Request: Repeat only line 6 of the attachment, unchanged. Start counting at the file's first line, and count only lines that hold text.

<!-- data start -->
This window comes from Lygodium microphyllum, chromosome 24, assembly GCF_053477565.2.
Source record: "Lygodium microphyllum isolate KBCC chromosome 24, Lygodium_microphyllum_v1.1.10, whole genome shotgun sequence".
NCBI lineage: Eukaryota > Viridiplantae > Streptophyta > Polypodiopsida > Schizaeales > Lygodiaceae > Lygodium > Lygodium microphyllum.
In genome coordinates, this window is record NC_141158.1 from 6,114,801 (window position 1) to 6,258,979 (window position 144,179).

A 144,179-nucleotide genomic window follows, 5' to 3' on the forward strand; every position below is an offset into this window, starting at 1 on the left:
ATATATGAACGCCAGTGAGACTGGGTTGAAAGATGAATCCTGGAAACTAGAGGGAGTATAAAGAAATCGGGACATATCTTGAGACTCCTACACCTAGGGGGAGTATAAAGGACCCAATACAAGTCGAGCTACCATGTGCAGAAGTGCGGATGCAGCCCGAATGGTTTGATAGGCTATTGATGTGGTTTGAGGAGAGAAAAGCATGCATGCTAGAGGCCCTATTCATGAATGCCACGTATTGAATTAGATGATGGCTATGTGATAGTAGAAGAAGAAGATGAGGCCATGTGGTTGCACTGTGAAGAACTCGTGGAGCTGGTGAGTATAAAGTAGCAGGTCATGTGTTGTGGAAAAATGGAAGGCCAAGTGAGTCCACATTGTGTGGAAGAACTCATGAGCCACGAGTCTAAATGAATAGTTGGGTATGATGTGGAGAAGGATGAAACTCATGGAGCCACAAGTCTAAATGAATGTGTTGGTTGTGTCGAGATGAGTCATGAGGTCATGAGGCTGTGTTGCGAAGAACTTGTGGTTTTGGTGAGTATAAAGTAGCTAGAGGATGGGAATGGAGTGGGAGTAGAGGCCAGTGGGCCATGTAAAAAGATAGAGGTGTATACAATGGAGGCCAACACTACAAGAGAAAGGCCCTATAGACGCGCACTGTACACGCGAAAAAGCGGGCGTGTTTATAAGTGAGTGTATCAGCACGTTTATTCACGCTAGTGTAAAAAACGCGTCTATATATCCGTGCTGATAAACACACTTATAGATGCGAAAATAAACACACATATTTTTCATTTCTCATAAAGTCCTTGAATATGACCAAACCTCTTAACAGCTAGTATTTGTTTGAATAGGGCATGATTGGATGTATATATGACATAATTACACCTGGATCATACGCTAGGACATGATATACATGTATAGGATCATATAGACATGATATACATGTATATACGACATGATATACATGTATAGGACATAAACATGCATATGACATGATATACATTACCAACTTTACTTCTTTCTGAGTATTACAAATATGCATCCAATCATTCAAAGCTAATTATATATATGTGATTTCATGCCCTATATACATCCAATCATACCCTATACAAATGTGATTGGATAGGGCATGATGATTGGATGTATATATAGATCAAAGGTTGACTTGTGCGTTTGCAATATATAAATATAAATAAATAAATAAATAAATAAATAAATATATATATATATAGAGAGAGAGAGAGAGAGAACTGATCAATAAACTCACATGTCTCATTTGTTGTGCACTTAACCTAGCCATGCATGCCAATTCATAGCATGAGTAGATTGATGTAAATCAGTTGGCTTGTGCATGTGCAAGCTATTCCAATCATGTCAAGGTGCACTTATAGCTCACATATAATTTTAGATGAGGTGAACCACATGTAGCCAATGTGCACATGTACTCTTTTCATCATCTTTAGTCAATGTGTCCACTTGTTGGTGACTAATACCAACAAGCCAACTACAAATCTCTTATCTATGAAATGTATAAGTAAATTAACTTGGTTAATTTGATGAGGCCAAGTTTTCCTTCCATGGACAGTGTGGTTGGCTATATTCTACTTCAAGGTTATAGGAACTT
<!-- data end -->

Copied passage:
ATATATGAACGCCAGTGAGACTGGGTTGAAAGATGAATCCTGGAAACTAGAGGGAGTATAAAGAAATCGGGACATATCTTGAGACTCCTACACCTAGGGGGAGTATAAAGGACCCAATACAAGTCGAGCTACCATGTGCAGAAGTGCGGATGCAGCCCGAATGGTTTGATAGGCTATTGATGTGGTTTGAGGAGAGAAAAGCATGCATGCTAGAGGCCCTATTCATGAATGCCACGTATTGAATTAGATGATGGCTATGTGATAGTAGAAGAAGAAGATGAGGCCATGTGGTTGCACTGTGAAGAACTCGTGGAGCTGGTGAGTATAAAGTAGCAGGTCATGTGTTGTGGAAAAATGGAAGGCCAAGTGAGTCCACATTGTGTGGAAGAACTCATGAGCCACGAGTCTAAATGAATAGTTGGGTATGATGTGGAGAAGGATGAAACTCATGGAGCCACAAGTCTAAATGAATGTGTTGGTTGTGTCGAGATGAGTCATGAGGTCATGAGGCTGTGTTGCGAAGAACTTGTGGTTTTGGTGAGTATAAAGTAGCTAGAGGATGGGAATGGAGTGGGAGTAGAGGCCAGTGGGCCATGTAAAAAGATAGAGGTGTATACAATGGAGGCCAACACTACAAGAGAAAGGCCCTATAGACGCGCACTGTACACGCGAAAAAGCGGGCGTGTTTATAAGTGAGTGTATCAGCACGTTTATTCACGCTAGTGTAAAAAACGCGTCTATATATCCGTGCTGATAAACACACTTATAGATGCGAAAATAAACACACATATTTTTCATTTCTCATAAAGTCCTTGAATATGACCAAACCTCTTAACAGCTAGTATTTGTTTGAATAGGGCATGATTGGATGTATATATGACATAATTACACCTGGATCATACGCTAGGACATGATATACATGTATAGGATCATATAGACATGATATACATGTATATACGACATGATATACATGTATAGGACATAAACATGCATATGACATGATATACATTACCAACTTTACTTCTTTCTGAGTATTACAAATATGCATCCAATCATTCAAAGCTAATTATATATATGTGATTTCATGCCCTATATACATCCAATCATACCCTATACAAATGTGATTGGATAGGGCATGATGATTGGATGTATATATAGATCAAAGGTTGACTTGTGCGTTTGCAATATATAAATATAAATAAATAAATAAATAAATAAATAAATATATATATATATAGAGAGAGAGAGAGAGAGAACTGATCAATAAACTCACATGTCTCATTTGTTGTGCACTTAACCTAGCCATGCATGCCAATTCATAGCATGAGTAGATTGATGTAAATCAGTTGGCTTGTGCATGTGCAAGCTATTCCAATCATGTCAAGGTGCACTTATAGCTCACATATAATTTTAGATGAGGTGAACCACATGTAGCCAATGTGCACATGTACTCTTTTCATCATCTTTAGTCAATGTGTCCACTTGTTGGTGACTAATACCAACAAGCCAACTACAAATCTCTTATCTATGAAATGTATAAGTAAATTAACTTGGTTAATTTGATGAGGCCAAGTTTTCCTTCCATGGACAGTGTGGTTGGCTATATTCTACTTCAAGGTTATAGGAACTT